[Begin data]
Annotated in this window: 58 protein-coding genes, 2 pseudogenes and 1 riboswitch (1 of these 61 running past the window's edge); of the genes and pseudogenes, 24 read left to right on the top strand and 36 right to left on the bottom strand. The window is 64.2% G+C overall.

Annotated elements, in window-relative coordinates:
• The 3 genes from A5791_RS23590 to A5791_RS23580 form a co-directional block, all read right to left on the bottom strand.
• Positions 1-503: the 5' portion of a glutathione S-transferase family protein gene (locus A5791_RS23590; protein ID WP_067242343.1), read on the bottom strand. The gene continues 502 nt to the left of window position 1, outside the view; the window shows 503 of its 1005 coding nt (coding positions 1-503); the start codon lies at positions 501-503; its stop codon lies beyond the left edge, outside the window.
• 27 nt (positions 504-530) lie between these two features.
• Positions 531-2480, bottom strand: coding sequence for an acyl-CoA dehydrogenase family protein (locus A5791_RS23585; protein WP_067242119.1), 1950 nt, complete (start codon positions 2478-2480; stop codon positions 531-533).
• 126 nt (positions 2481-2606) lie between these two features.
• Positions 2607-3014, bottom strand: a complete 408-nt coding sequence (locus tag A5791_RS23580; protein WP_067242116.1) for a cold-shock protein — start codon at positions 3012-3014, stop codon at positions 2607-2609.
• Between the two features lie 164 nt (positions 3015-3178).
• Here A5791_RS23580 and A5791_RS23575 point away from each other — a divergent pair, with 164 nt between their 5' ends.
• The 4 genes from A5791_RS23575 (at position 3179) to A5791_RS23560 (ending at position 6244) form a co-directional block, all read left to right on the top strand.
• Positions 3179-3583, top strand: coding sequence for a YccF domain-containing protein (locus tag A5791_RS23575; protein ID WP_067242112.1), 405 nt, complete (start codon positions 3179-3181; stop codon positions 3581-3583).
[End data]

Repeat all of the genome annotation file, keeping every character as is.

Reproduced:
Annotated in this window: 58 protein-coding genes, 2 pseudogenes and 1 riboswitch (1 of these 61 running past the window's edge); of the genes and pseudogenes, 24 read left to right on the top strand and 36 right to left on the bottom strand. The window is 64.2% G+C overall.

Annotated elements, in window-relative coordinates:
• The 3 genes from A5791_RS23590 to A5791_RS23580 form a co-directional block, all read right to left on the bottom strand.
• Positions 1-503: the 5' portion of a glutathione S-transferase family protein gene (locus A5791_RS23590; protein ID WP_067242343.1), read on the bottom strand. The gene continues 502 nt to the left of window position 1, outside the view; the window shows 503 of its 1005 coding nt (coding positions 1-503); the start codon lies at positions 501-503; its stop codon lies beyond the left edge, outside the window.
• 27 nt (positions 504-530) lie between these two features.
• Positions 531-2480, bottom strand: coding sequence for an acyl-CoA dehydrogenase family protein (locus A5791_RS23585; protein WP_067242119.1), 1950 nt, complete (start codon positions 2478-2480; stop codon positions 531-533).
• 126 nt (positions 2481-2606) lie between these two features.
• Positions 2607-3014, bottom strand: a complete 408-nt coding sequence (locus tag A5791_RS23580; protein WP_067242116.1) for a cold-shock protein — start codon at positions 3012-3014, stop codon at positions 2607-2609.
• Between the two features lie 164 nt (positions 3015-3178).
• Here A5791_RS23580 and A5791_RS23575 point away from each other — a divergent pair, with 164 nt between their 5' ends.
• The 4 genes from A5791_RS23575 (at position 3179) to A5791_RS23560 (ending at position 6244) form a co-directional block, all read left to right on the top strand.
• Positions 3179-3583, top strand: coding sequence for a YccF domain-containing protein (locus tag A5791_RS23575; protein ID WP_067242112.1), 405 nt, complete (start codon positions 3179-3181; stop codon positions 3581-3583).